25. 25. 25• Lowercase vs. UppercaseQUESTION CONVENTIONSWhat treatments did you receive?SEPARATE MULTIPLE RESPONSES WITH COMMASSEE CODESExample of Field-Coded question:How many days per week would [NAME] collect water for drinking,cooking or bathing on average in January 2010?-88 = DO NOT KNOW-99 = NO RESPONSEExample of Pre-Coded question:What symptoms did [NAME] experience?1 Abdominal Pain2 Frequent Evacuation3 Watery Feces4 Bloody Feces5 Vomiting-99 NO RESPONSEREAD THELOWERCASELETTERSDO NOTREAD THEUPPERCASELETTERS
  26. 26. 26• Parentheses• Square brackets• Underlined wordsQUESTION CONVENTIONSExample:How old was [NAME] on (his/her) last birthday?Example:Is [NAME] responsible for collecting water for drinking, cooking orbathing from a source outside of the home currently?Example:How many days per week would [NAME] collect water for drinking,cooking or bathing on average in January 2010?
  27. 27. 27• We use skip instructions to filter out irrelevant questions• Skip patterns must be followed correctly• Asking questions in a tableSKIP INSTRUCTIONSMember IDBASIC DEMOGRAPHICS OF HOUSEHOLD MEMBERSB3-A B3-B B3-C B3-D B3-E B3-F B3-G B3-HPlease tell methe name ofeach of themembers of thishousehold,starting withyourself.After yourself,please list oldestto youngest.What is[HOUSEHOLDMEMBERS]’s sex?1 Male2 FemaleWhat is[NAME]’srelationship to thehead ofhousehold?SEECODESHow old is[NAME]?Years-99 = NoResponse(IF B3-D>13years)Was [NAME]employed inJanuary 2010?1=Yes2=No  B3-G-88 = Do notknow-99 = NoResponse(IF B3-D >13years)What type ofemploymentdid [NAME]Have in January2010?SEE CODES(IF B3-D>11years)Is [NAME]employedcurrently?1=Yes2=No  B3-I-88 = Do notknow-99 = NoResponse(IF B3-D >11years)What type ofemploymentdoes [NAME]Havecurrently?SEE CODES01 |_| |_|_| |_|_| |_|_| |_|_| |_|_| |_|_|02 |_| |_|_| |_|_| |_|_| |_|_| |_|_| |_|_|D7-A Does your household have a piped water connection from the PDAM?1 YES2 NO  SKIP TO D7-B|_|
  28. 28. 28• It also helps to be aware of other impactevaluations going on in your sector. You canlearn from their results when writing your survey.• At NORC we have people whose entire career iswriting reliable questionnaires.• There are a lot of biases that come from poorquestionnaires.• Instrument bias – when the instrument you are usingdoes not capture the information you intend to capture.This takes a lot of practice…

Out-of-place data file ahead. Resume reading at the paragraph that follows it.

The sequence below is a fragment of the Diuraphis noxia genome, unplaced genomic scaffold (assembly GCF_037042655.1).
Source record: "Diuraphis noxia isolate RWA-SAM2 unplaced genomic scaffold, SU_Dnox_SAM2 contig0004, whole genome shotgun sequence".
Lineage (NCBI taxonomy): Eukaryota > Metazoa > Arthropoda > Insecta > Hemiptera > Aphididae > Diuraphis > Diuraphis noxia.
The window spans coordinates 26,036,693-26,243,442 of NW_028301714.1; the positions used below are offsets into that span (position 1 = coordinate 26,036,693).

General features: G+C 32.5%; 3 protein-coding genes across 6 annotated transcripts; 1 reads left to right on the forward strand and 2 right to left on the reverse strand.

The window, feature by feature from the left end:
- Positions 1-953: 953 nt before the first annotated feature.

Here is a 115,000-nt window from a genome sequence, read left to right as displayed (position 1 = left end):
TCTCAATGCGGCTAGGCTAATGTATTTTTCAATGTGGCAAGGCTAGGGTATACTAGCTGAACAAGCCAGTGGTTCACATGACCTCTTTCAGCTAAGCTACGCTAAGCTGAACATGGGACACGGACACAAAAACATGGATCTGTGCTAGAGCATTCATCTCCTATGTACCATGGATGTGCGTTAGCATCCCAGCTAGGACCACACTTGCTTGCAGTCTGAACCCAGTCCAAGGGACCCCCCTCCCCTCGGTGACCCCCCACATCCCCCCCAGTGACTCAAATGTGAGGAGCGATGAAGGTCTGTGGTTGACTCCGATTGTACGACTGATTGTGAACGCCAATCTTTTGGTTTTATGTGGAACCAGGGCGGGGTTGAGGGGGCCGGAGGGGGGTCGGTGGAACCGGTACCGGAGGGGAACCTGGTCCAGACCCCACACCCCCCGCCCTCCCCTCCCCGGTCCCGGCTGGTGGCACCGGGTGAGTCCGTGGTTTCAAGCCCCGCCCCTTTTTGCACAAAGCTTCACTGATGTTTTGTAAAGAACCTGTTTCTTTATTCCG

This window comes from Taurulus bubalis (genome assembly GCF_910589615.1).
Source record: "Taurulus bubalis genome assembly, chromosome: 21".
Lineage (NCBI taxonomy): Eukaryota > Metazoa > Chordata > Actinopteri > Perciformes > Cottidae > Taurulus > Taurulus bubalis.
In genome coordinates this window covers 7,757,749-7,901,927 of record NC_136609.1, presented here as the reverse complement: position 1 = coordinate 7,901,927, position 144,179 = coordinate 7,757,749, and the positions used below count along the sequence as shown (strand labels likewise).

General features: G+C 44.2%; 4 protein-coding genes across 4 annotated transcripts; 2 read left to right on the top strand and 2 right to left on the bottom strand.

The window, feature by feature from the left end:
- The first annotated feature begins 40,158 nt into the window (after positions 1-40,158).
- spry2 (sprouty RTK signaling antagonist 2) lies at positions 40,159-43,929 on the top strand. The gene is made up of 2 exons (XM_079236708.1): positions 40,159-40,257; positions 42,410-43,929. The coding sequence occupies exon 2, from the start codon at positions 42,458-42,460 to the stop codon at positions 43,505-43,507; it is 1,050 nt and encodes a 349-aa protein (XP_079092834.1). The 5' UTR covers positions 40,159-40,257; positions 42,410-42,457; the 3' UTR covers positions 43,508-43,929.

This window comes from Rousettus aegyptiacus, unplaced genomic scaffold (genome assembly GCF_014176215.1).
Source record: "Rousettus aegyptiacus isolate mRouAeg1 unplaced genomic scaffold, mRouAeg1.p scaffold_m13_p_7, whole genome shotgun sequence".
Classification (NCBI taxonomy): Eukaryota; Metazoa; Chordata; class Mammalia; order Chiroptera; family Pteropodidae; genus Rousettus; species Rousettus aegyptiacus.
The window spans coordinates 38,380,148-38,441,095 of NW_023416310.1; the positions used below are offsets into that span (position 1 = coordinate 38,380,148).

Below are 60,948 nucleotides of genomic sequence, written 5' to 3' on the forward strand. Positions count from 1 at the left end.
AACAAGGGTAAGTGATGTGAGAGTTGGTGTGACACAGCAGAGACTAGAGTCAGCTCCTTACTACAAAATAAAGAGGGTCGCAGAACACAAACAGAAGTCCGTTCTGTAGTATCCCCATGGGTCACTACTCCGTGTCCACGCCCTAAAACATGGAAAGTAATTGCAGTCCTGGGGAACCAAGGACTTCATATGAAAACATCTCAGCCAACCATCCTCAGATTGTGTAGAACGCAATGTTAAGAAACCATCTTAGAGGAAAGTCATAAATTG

29. 29. TEST YOUR QUESTIONNAIRE!It saves you from having dodgy data!
  30. 30. 30• Evaluate your questions – including the codingthat you use.• Focus groups• Cognitive Testing• Think-aloud interviews• Evaluate your questionnaire and procedures –especially the timing of the survey and data flows.• Conduct full field pretest.• Revise questionnaire and proceduresQuestionnaire testing
  31. 31. 31
  32. 32. 32• Using one of the SMART indicators that you identifiedpreviously, I would like for us to come up with a seriesof questions to capture the information necessary forthis indicator.• Think about question format – categorical, continuous,verbatim, etc.• Write out the questions and make sure they capture theinformation you Intend. Are they confusing? Are theyambiguous?• Is it a complex indicator? If so, how will you break it intopieces so the respondent can answer more easily?– Think about your own ability to answer these questions.Activity #3 : QuestionnairedevelopmentImpact Evaluation Training Curriculum - Activity 267
  33. 33. 33Tuesday - Session 1INTRODUCTION AND OVERVIEW1) Introduction2) Why is evaluation valuable?3) What makes a good evaluation?4) How to implement an evaluation?Wednesday - Session 2EVALUATION DESIGN5) Causal Inference6) Choosing your IE method/design7) Impact Evaluation ToolboxThursday - Session 3SAMPLE DESIGN AND DATA COLLECTION9) Sample Designs10) Types of Error and Biases11) Data Collection Plans12) Data Collection ManagementFriday - Session 4INDICATORS & QUESTIONNAIRE DESIGN1) Results chain/logic models2) SMART indicators3) Questionnaire DesignOutline: topics being covered
  34. 34. Thank You!
  35. 35. MEASURING RESULTSFrom Promises into EvidenceIMPACT EVALUATIONANDThis material constitutes supporting material for the "Impact Evaluation in Practice" book. This additional material is made freely but please acknowledge itsuse as follows: Gertler, P. J.; Martinez, S., Premand, P., Rawlings, L. B. and Christel M. J. Vermeersch, 2010, Impact Evaluation in Practice: Ancillary Material,The World Bank, Washington DC (www.worldbank.org/ieinpractice). The content of this presentation reflects the views of the authors and not necessarilythose of the World Bank.Some of the data collection management material was developed by Adam Ross